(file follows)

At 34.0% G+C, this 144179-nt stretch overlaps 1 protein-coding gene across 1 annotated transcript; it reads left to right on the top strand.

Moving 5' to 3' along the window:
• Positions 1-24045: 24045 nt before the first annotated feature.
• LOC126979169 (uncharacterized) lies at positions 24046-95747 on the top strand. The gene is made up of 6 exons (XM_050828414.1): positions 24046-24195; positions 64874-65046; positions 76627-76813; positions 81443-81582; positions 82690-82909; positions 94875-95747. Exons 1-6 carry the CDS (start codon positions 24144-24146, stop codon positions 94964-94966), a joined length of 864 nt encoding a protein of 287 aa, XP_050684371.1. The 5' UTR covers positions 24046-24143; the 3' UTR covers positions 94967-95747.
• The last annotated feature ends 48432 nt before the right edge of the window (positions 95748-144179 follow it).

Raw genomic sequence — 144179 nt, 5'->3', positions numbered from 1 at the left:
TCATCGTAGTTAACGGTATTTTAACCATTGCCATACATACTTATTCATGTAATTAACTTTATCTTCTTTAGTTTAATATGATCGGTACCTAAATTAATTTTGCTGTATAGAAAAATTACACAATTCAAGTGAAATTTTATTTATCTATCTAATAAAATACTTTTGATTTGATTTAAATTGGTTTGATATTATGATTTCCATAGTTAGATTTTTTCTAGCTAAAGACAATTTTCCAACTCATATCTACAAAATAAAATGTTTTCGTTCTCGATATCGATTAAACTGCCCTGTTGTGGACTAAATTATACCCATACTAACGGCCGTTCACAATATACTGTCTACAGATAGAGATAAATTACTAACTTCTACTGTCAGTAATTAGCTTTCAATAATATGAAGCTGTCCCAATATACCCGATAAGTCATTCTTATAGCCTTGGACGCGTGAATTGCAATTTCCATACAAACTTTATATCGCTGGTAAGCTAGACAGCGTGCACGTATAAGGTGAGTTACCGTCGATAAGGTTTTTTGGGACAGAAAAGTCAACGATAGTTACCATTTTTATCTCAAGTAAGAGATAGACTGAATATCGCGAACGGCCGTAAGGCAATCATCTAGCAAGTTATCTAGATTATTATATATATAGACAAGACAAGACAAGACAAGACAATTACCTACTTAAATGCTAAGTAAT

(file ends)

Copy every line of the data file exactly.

At 34.0% G+C, this 144179-nt stretch overlaps 1 protein-coding gene across 1 annotated transcript; it reads left to right on the top strand.

Moving 5' to 3' along the window:
• Positions 1-24045: 24045 nt before the first annotated feature.
• LOC126979169 (uncharacterized) lies at positions 24046-95747 on the top strand. The gene is made up of 6 exons (XM_050828414.1): positions 24046-24195; positions 64874-65046; positions 76627-76813; positions 81443-81582; positions 82690-82909; positions 94875-95747. Exons 1-6 carry the CDS (start codon positions 24144-24146, stop codon positions 94964-94966), a joined length of 864 nt encoding a protein of 287 aa, XP_050684371.1. The 5' UTR covers positions 24046-24143; the 3' UTR covers positions 94967-95747.
• The last annotated feature ends 48432 nt before the right edge of the window (positions 95748-144179 follow it).

Raw genomic sequence — 144179 nt, 5'->3', positions numbered from 1 at the left:
TCATCGTAGTTAACGGTATTTTAACCATTGCCATACATACTTATTCATGTAATTAACTTTATCTTCTTTAGTTTAATATGATCGGTACCTAAATTAATTTTGCTGTATAGAAAAATTACACAATTCAAGTGAAATTTTATTTATCTATCTAATAAAATACTTTTGATTTGATTTAAATTGGTTTGATATTATGATTTCCATAGTTAGATTTTTTCTAGCTAAAGACAATTTTCCAACTCATATCTACAAAATAAAATGTTTTCGTTCTCGATATCGATTAAACTGCCCTGTTGTGGACTAAATTATACCCATACTAACGGCCGTTCACAATATACTGTCTACAGATAGAGATAAATTACTAACTTCTACTGTCAGTAATTAGCTTTCAATAATATGAAGCTGTCCCAATATACCCGATAAGTCATTCTTATAGCCTTGGACGCGTGAATTGCAATTTCCATACAAACTTTATATCGCTGGTAAGCTAGACAGCGTGCACGTATAAGGTGAGTTACCGTCGATAAGGTTTTTTGGGACAGAAAAGTCAACGATAGTTACCATTTTTATCTCAAGTAAGAGATAGACTGAATATCGCGAACGGCCGTAAGGCAATCATCTAGCAAGTTATCTAGATTATTATATATATAGACAAGACAAGACAAGACAAGACAATTACCTACTTAAATGCTAAGTAAT